Tag Archives: Jeff Van Drew

New Jersey Files

By Jim Ellis

New Jersey congressional districts

April 3, 2020 — In the election two years ago, Democrats nearly swept all 12 of the Garden State’s congressional districts leaving only veteran Rep. Chris Smith (R-Hamilton) standing, a man originally elected in 1980. With this cumulative result, New Jersey became one of the lynchpins of the House Democratic sweep that yielded a net gain of 40 seats nationally.

The Democratic “blue wave” included defeating two sitting Republican incumbents, then-Reps. Tom MacArthur and Leonard Lance, and converting two more open seats, those from which Reps. Frank LoBiondo and Rodney Frelinghuysen retired. Now, the GOP strives to make a comeback.

New Jersey congressional candidates completed their filings earlier this week, thus giving us an introduction as to who will become party nominees in the June 2 primary. The state is again shaping up as one of the most important within the US House election prism.

Since the election, former Democratic state senator Jeff Van Drew, who was elected to replace retiring Rep. LoBiondo in the Atlantic City/Cape May CD, decided to switch parties largely because of the way the Democratic leadership ostracized him for opposing President Trump’s impeachment.

Additionally, the state Republican leadership has maneuvered well, convincing two credible candidates willing to oppose strong Republicans to turn their attention toward Democratic incumbents in nearby districts. This puts more seats in play and unifies the minority party behind all of the viable candidates they are putting forth.

Looking ahead, Reps. Donald Norcross (D-Camden City), Frank Pallone (D-Long Branch/Perth Amboy), Albio Sires (D-West New York), Bill Pascrell (D-Paterson), Donald Payne Jr. (D-Newark), and Bonnie Watson Coleman (D-Ewing Township/Trenton) are secure for re-election.

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An Open Review – Part II

By Jim Ellis

Feb. 7, 2018 — Continuing our look at the 53 open seats, today we look at those in the Lean R & D categories. It is here where Democrats will have to score big if they are to claim the House majority.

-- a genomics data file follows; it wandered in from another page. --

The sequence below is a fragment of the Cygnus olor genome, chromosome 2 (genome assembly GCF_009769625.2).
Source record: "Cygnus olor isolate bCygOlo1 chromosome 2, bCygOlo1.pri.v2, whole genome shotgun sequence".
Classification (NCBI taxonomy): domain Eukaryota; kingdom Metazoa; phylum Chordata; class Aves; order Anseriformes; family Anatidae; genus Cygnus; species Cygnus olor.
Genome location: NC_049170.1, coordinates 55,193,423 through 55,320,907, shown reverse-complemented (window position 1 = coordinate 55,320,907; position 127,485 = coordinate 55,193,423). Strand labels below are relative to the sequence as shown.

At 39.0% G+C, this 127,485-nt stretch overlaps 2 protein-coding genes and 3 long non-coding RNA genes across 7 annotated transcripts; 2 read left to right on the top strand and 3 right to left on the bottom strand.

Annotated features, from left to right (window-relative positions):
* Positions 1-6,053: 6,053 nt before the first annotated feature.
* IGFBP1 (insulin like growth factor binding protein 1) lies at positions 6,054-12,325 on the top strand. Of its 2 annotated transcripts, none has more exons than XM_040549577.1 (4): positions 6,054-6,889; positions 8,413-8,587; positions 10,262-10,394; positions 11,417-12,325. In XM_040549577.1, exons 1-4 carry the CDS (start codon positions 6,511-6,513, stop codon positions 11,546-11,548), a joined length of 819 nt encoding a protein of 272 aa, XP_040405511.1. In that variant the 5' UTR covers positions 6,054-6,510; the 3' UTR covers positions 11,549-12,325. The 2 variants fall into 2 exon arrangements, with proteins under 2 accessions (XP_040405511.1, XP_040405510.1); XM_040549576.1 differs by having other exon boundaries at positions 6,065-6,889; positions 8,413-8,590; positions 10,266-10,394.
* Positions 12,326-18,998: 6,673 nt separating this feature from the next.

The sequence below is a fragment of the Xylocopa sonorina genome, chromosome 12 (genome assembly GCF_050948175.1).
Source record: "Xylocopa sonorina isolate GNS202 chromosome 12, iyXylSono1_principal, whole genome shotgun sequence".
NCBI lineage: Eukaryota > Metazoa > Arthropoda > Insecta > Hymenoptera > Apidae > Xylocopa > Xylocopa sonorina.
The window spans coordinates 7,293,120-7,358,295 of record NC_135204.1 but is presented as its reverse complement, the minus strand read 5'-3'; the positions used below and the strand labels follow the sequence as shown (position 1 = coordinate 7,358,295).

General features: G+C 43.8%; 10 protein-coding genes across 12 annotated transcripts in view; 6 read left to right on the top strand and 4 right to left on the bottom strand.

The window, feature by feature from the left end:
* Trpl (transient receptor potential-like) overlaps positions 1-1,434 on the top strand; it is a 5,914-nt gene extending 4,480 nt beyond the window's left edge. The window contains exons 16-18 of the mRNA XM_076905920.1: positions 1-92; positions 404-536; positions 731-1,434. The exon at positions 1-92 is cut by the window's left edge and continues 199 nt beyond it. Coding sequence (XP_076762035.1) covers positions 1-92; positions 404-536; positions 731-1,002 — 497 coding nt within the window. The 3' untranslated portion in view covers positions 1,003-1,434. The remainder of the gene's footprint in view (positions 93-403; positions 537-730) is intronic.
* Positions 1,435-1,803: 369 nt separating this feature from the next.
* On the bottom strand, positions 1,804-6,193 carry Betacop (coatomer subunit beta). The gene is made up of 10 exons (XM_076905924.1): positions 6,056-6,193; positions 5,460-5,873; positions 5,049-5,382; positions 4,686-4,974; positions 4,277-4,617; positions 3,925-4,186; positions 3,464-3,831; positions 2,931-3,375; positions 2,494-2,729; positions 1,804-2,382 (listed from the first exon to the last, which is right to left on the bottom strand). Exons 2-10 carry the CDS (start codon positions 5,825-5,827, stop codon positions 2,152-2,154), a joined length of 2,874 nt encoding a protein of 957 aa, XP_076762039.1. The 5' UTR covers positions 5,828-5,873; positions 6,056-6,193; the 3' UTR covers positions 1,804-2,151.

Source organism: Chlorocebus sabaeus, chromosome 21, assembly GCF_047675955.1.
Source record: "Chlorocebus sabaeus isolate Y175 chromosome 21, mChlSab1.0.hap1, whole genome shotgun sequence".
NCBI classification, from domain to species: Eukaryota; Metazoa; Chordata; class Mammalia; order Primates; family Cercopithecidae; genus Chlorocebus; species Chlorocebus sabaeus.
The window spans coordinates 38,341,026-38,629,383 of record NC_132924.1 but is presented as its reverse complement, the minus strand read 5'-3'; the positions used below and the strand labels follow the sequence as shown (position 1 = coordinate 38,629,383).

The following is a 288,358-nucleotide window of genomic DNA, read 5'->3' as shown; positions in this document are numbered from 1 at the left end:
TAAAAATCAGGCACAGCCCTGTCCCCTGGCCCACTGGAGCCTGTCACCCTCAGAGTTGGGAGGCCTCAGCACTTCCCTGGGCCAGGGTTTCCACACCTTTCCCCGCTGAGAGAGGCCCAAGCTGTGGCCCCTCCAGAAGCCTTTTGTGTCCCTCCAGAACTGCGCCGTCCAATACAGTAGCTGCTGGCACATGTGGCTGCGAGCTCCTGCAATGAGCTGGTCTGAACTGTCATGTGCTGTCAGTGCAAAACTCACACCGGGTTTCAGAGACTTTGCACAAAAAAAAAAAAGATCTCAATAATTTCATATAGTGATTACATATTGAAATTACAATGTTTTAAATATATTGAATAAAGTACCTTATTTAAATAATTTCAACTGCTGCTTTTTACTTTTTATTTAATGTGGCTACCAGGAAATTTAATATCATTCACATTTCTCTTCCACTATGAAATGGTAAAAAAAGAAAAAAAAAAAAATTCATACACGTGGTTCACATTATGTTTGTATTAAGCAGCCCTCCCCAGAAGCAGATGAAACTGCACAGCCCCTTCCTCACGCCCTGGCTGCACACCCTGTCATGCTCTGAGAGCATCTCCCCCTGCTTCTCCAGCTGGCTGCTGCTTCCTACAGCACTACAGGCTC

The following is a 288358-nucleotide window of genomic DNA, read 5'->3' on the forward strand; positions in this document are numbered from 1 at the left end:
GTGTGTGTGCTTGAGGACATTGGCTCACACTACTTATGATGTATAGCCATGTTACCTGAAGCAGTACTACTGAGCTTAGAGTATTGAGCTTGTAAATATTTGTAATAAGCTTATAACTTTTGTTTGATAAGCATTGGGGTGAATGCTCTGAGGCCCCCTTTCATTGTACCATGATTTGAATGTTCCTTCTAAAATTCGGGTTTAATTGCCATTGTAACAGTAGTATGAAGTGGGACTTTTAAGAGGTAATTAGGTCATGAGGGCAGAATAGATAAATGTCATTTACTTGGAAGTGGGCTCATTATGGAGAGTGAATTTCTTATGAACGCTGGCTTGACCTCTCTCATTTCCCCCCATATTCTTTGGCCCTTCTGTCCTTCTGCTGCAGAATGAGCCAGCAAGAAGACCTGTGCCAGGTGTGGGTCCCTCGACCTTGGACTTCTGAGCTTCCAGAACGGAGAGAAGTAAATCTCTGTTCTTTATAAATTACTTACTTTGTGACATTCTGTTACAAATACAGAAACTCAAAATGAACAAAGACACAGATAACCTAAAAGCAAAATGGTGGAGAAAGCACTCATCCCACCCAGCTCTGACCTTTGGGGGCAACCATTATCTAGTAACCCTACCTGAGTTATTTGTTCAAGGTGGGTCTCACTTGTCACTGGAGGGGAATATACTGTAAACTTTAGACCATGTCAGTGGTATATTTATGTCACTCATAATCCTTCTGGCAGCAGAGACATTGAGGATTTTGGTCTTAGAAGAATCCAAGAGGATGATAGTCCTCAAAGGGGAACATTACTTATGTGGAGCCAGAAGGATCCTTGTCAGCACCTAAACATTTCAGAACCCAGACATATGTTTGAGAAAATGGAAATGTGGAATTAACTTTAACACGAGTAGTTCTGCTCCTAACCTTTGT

2018-elections-open-seatsThe US Supreme Court declined to hear the Pennsylvania Republicans’ arguments earlier this week to move the live redistricting case to the federal level. To review, the Pennsylvania Supreme Court ruled the current congressional map a political gerrymander, but without citing any election law statute violations. State Senate Republicans are refusing to provide the court with their requested data until the legislative bodies are informed about what is legally wrong with the current map.

In the meantime, the court has already appointed a special master from Stanford University to draw a new plan, and moved the congressional candidate filing deadline from March 6 to March 20. Additionally, Gov. Tom Wolf (D) is already saying he will veto the legislature’s map, so all of these developments suggest that a new, Democrat-friendly map will likely be in place before the 2018 elections.

In our overview of the current House open seat configuration, two of the Pennsylvania seats are either in the Lean D category (PA-7; Rep. Pat Meehan-R) or Lean R (PA-15; Rep. Charlie Dent). With a new map likely to collapse most, if not all, of the four open Republican seats, it is likely that both of the aforementioned districts will find themselves in the Democratic column after the next election.

Currently, the Lean Democrat column consists only of Republican seats. In addition to PA-7, and probably adding at least PA-15 post-redistricting, retiring GOP Reps. Ileana Ros-Lehtinen (R-FL) and Frank LoBiondo (R-NJ) are leaving seats that are also trending toward the Democratic side of the political ledger.

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